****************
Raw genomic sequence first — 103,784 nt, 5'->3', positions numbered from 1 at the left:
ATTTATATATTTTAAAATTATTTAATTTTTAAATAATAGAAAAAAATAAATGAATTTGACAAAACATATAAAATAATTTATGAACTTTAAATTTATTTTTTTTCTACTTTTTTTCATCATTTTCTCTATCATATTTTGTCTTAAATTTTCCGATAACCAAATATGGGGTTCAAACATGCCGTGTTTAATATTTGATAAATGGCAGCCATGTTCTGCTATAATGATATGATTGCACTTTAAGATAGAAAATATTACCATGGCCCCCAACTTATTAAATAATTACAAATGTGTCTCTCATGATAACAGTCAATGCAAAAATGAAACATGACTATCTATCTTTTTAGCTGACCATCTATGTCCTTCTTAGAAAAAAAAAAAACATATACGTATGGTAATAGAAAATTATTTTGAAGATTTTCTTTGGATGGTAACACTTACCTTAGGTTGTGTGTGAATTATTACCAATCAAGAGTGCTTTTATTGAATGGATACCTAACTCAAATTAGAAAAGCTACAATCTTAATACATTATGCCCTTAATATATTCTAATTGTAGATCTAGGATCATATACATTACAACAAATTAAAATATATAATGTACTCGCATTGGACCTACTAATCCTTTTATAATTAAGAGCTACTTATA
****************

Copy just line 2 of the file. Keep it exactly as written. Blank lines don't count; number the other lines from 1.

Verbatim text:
ATTTATATATTTTAAAATTATTTAATTTTTAAATAATAGAAAAAAATAAATGAATTTGACAAAACATATAAAATAATTTATGAACTTTAAATTTATTTTTTTTCTACTTTTTTTCATCATTTTCTCTATCATATTTTGTCTTAAATTTTCCGATAACCAAATATGGGGTTCAAACATGCCGTGTTTAATATTTGATAAATGGCAGCCATGTTCTGCTATAATGATATGATTGCACTTTAAGATAGAAAATATTACCATGGCCCCCAACTTATTAAATAATTACAAATGTGTCTCTCATGATAACAGTCAATGCAAAAATGAAACATGACTATCTATCTTTTTAGCTGACCATCTATGTCCTTCTTAGAAAAAAAAAAAACATATACGTATGGTAATAGAAAATTATTTTGAAGATTTTCTTTGGATGGTAACACTTACCTTAGGTTGTGTGTGAATTATTACCAATCAAGAGTGCTTTTATTGAATGGATACCTAACTCAAATTAGAAAAGCTACAATCTTAATACATTATGCCCTTAATATATTCTAATTGTAGATCTAGGATCATATACATTACAACAAATTAAAATATATAATGTACTCGCATTGGACCTACTAATCCTTTTATAATTAAGAGCTACTTATA